How to get your innovation known among your consumers and fulfil the demand you are establishing
In the previous modules, we have mainly looked at the product or service innovation itself: where the ideas come from, how you translate an idea into a sellable product or service, and how you include the voice of your consumers in this development process. With a validated innovation and a strong value proposition, it is time to work on the business model that is required to launch and grow your innovative idea in the market. This is what this module (module 5) and the next one (module 6) are about. When we talk about business models, we do not mean writing a full business plan. It is better to start with simple methods such as the Business Model Canvas (downloadable from the ‘Additional Reading’ section of this module) that will guide you through the strategic decision-making for essential parts of the business model.
There are three areas in the business model that require particular attention when doing business with the Base of the Pyramid (BoP). First, how you organise the distribution of your products or services in areas that generally lack good infrastructure and formalised supply chains (this influences the accessibility for your consumers).
Second, how you optimise the costs and effects of your marketing outreach to underserved consumers that have little prior awareness and knowledge of what is available (this influences the awareness and demand among your consumers).
And third, how you price your product or service and generate revenues when selling to consumers that have limited purchasing power (this influences the affordability for your consumers).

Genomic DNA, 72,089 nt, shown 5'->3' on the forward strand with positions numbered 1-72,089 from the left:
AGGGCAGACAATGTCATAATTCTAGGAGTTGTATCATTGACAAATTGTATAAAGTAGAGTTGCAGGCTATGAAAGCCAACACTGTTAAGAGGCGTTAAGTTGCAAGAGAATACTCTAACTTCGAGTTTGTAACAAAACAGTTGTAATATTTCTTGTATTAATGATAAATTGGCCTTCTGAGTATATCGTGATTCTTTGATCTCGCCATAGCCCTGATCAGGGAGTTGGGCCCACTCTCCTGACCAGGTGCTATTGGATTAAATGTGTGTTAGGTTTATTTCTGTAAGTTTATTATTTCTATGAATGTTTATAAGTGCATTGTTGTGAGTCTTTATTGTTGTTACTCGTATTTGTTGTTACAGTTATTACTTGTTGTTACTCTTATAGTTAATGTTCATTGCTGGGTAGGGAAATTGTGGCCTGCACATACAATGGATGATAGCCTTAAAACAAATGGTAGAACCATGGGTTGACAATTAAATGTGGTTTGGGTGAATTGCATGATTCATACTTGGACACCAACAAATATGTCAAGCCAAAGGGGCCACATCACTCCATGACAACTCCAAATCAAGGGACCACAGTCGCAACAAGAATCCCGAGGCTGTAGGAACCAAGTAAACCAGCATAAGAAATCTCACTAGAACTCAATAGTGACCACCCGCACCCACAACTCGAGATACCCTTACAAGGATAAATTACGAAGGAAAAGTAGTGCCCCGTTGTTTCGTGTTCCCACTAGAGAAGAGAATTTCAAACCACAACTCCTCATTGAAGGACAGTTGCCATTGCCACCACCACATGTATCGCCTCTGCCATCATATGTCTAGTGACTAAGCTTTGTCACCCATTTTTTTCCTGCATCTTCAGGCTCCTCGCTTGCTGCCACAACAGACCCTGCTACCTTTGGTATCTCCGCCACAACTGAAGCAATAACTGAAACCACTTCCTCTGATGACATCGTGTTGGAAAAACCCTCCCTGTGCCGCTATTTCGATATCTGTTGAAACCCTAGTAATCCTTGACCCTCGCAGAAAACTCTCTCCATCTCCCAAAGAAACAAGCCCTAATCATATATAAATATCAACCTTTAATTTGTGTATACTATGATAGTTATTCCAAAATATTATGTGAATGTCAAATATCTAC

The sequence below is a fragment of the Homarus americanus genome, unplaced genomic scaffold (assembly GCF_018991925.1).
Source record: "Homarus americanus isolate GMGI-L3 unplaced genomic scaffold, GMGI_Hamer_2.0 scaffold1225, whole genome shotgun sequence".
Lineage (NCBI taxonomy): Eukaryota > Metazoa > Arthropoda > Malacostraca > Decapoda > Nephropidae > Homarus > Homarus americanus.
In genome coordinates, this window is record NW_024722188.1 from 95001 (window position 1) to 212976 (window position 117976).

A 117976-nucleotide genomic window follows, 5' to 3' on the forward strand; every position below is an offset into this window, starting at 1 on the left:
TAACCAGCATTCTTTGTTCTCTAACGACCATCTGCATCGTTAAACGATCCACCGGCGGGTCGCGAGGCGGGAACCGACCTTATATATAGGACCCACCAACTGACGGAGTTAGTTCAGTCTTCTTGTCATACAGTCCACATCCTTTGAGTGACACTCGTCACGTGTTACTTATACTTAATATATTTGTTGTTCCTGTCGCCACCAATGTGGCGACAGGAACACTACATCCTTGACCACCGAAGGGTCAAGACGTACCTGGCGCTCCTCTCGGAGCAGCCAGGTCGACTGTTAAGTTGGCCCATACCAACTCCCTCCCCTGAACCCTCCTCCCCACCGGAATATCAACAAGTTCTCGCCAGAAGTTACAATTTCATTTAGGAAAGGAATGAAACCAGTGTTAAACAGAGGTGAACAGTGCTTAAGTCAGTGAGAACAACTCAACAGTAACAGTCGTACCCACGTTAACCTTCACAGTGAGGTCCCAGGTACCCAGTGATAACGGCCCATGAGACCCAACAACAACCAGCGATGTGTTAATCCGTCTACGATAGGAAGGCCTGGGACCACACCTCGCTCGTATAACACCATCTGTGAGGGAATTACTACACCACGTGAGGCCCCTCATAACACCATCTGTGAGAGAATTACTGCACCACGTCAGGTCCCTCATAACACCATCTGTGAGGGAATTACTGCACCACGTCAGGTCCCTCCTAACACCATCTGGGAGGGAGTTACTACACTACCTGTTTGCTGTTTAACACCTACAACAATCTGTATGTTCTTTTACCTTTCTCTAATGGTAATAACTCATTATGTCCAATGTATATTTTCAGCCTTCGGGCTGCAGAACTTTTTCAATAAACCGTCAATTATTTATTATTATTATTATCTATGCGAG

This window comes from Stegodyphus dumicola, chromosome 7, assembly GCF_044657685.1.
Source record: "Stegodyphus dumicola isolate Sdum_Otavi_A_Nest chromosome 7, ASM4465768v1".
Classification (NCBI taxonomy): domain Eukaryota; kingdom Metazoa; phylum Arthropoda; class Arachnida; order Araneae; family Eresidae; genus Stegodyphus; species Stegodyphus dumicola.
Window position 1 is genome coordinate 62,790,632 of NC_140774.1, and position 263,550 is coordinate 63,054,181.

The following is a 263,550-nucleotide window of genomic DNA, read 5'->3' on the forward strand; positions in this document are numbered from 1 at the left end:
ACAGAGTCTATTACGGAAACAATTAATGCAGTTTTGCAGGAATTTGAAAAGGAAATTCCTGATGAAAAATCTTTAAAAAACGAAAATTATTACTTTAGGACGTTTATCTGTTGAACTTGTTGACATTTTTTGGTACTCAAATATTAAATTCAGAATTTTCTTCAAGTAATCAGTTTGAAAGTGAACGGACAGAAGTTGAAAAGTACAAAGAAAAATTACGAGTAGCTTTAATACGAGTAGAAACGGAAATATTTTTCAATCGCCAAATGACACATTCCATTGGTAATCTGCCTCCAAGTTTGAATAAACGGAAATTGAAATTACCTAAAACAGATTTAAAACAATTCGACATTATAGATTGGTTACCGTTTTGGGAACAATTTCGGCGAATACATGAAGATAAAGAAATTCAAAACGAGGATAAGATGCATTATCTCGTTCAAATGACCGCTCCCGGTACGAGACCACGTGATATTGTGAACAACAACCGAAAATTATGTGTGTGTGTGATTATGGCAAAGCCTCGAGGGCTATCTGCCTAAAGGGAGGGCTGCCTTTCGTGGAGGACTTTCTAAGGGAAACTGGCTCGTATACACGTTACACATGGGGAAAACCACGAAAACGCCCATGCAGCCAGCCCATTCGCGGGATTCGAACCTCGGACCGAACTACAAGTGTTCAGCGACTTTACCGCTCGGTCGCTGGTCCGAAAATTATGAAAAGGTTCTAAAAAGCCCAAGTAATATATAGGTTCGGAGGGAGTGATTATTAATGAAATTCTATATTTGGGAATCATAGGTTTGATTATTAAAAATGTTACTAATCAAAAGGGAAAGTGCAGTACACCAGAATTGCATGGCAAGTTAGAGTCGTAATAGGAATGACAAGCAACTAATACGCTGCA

This module (Module 5) focuses on the first two business challenges; the marketing and distribution of your new product or service. The third challenge is covered in Module 6. As the profitability of your innovation lies in the number of consumers reached, you will need to excel in marketing and distribution. This module will give you concrete tips to select the appropriate strategies that allow you to reach as many consumers as possible, with the lowest upfront costs and operational risks.
Complete this module to take out the following learnings:
- Every innovation needs a Go-To-Market strategy. An idea will not sell itself, particularly not in underserved markets.
- It is very costly and risky to take on all marketing and distribution activities yourself. Especially when you are new to a market, success lies in establishing the right partnerships.
- When selling something new, you will first need to gain the trust of consumers. They will only invest if the benefits are understood and, even better, experienced first-hand.
- consumer retention is just as important as consumer acquisition. It allows you to build a steady consumer base that you can leverage as ambassadors to reach new consumers.